Saturday, August 05, 2006


Mexico's electoral court offered up a decision that will keep the status quo happy and, naturally, deny Mexico's electorate a full recount of the presidential vote. I am always impressed by the establishment's delaration of a putative love of democracy and it's apposite ability to refuse to actually and properly count votes. In fact, they have laws specifically restricting recounting ballots, making the process unnecessarily cumbersome. Or, as I am sure they view it, necessarily cumbersome. Recounting votes should not be an onerous task in a democracy. No one has any problem with checking, double checking and triple checking business transactions but counting votes twice, why, that's just plain crazy.

It was a hotly contested election and the number of polling station problems was immense; in Orbador country, scrubbed voter rolls courtesy of ChoicePoint, ballots found in dumpsters, exit poll mismatch with the vote count, long lines experienced in precincts strongly supportive of the populist who promised, among other things, to renegotiate NAFTA, something the business elite was none too keen on. It sounded all too typical. James K. Galbraith offered up an excellent review of the voting data that certainly demonstrates some bizarre behaviour, behaviour which is generally recognised as a sign that an election is being rigged in real time.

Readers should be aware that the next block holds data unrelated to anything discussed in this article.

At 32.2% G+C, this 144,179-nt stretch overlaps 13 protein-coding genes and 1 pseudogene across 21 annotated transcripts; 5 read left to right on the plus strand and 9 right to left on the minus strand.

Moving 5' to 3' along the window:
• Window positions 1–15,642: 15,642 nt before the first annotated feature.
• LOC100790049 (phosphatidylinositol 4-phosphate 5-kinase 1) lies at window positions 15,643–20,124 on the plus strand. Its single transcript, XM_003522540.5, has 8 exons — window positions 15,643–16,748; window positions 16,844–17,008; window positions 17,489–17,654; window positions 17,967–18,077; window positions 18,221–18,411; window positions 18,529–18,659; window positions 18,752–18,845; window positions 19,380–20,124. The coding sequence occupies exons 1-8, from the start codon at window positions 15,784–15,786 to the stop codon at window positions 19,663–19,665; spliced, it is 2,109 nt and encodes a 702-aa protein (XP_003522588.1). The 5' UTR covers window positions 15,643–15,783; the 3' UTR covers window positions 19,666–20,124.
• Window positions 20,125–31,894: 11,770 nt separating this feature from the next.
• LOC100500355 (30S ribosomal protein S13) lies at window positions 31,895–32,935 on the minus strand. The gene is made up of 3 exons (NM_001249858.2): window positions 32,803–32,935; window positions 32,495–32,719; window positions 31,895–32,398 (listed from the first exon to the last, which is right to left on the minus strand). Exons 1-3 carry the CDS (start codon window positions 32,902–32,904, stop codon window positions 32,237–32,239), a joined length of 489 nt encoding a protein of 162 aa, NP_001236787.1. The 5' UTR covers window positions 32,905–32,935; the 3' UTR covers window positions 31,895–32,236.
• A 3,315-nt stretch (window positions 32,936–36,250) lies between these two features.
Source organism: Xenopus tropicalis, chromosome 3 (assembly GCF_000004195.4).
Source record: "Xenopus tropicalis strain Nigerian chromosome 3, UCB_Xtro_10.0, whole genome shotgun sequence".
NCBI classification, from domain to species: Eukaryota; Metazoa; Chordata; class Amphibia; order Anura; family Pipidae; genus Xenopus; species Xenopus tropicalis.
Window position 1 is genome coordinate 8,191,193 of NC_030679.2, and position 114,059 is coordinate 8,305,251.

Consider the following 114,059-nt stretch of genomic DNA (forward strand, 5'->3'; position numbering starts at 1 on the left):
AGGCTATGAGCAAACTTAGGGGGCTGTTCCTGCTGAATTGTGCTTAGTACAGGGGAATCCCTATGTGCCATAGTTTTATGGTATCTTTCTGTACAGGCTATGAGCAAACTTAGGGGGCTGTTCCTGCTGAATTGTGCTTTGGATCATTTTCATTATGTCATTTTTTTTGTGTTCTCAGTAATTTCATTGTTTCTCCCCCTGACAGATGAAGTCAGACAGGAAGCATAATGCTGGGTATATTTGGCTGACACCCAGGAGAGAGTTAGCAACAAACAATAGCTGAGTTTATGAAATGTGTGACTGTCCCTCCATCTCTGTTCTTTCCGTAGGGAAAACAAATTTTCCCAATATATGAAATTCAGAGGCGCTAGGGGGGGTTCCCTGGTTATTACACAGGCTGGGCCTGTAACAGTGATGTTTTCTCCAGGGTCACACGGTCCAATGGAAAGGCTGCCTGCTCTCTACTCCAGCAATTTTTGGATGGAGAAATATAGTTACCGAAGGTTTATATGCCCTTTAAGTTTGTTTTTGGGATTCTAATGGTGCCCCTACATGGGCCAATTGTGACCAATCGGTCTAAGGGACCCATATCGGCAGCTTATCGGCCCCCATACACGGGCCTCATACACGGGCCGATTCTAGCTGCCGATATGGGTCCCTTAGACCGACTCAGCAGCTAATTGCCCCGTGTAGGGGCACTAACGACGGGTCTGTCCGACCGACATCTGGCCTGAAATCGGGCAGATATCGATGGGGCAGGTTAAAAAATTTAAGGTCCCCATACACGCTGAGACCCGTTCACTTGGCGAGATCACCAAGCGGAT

So, it looks like Mexicans will be denied the right to know what the real vote count was, while being told by the corporate establishment that all went well. Welcome, Mexico, to the new American century.


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